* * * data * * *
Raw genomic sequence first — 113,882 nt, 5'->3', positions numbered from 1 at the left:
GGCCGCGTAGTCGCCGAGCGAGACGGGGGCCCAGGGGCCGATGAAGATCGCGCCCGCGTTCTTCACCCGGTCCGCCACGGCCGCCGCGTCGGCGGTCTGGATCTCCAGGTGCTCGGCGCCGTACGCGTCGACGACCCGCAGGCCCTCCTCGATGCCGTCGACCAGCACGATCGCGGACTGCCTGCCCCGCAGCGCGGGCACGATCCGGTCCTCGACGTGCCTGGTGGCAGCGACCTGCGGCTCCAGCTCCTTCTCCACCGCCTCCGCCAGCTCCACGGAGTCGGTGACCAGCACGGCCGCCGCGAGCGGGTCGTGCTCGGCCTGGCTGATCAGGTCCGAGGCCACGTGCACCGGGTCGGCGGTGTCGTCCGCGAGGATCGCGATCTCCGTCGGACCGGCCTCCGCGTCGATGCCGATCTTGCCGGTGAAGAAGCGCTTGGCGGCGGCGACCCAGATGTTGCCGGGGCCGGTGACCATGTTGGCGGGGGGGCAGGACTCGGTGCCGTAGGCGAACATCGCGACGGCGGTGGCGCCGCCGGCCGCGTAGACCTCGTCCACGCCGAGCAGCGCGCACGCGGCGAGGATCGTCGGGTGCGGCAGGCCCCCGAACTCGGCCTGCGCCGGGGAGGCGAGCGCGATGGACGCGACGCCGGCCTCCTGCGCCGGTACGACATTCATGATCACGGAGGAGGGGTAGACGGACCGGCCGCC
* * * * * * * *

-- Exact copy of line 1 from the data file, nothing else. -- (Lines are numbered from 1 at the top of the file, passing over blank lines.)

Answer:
Raw genomic sequence first — 113,882 nt, 5'->3', positions numbered from 1 at the left: